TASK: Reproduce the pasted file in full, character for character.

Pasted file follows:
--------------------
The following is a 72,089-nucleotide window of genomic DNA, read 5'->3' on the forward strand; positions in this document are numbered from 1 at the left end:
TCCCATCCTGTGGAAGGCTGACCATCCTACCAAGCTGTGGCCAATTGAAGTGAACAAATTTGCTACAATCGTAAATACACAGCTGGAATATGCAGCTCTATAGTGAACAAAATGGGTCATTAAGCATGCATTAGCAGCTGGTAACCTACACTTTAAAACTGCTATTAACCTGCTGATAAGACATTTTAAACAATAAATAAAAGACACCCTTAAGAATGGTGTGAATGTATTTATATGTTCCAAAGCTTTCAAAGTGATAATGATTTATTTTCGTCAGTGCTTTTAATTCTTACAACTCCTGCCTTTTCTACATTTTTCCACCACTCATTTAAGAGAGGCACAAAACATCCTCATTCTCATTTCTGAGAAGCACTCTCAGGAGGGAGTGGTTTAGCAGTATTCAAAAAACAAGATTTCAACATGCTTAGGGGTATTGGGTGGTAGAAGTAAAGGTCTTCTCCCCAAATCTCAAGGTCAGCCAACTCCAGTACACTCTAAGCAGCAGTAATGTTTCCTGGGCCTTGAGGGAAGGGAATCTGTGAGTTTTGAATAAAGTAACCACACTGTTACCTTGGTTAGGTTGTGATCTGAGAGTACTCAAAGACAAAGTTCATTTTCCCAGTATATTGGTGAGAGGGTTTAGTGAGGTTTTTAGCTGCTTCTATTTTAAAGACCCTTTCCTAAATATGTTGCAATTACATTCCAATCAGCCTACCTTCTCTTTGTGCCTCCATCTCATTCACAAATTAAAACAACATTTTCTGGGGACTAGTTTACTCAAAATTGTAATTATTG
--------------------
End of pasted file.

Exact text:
The following is a 72,089-nucleotide window of genomic DNA, read 5'->3' on the forward strand; positions in this document are numbered from 1 at the left end:
TCCCATCCTGTGGAAGGCTGACCATCCTACCAAGCTGTGGCCAATTGAAGTGAACAAATTTGCTACAATCGTAAATACACAGCTGGAATATGCAGCTCTATAGTGAACAAAATGGGTCATTAAGCATGCATTAGCAGCTGGTAACCTACACTTTAAAACTGCTATTAACCTGCTGATAAGACATTTTAAACAATAAATAAAAGACACCCTTAAGAATGGTGTGAATGTATTTATATGTTCCAAAGCTTTCAAAGTGATAATGATTTATTTTCGTCAGTGCTTTTAATTCTTACAACTCCTGCCTTTTCTACATTTTTCCACCACTCATTTAAGAGAGGCACAAAACATCCTCATTCTCATTTCTGAGAAGCACTCTCAGGAGGGAGTGGTTTAGCAGTATTCAAAAAACAAGATTTCAACATGCTTAGGGGTATTGGGTGGTAGAAGTAAAGGTCTTCTCCCCAAATCTCAAGGTCAGCCAACTCCAGTACACTCTAAGCAGCAGTAATGTTTCCTGGGCCTTGAGGGAAGGGAATCTGTGAGTTTTGAATAAAGTAACCACACTGTTACCTTGGTTAGGTTGTGATCTGAGAGTACTCAAAGACAAAGTTCATTTTCCCAGTATATTGGTGAGAGGGTTTAGTGAGGTTTTTAGCTGCTTCTATTTTAAAGACCCTTTCCTAAATATGTTGCAATTACATTCCAATCAGCCTACCTTCTCTTTGTGCCTCCATCTCATTCACAAATTAAAACAACATTTTCTGGGGACTAGTTTACTCAAAATTGTAATTATTG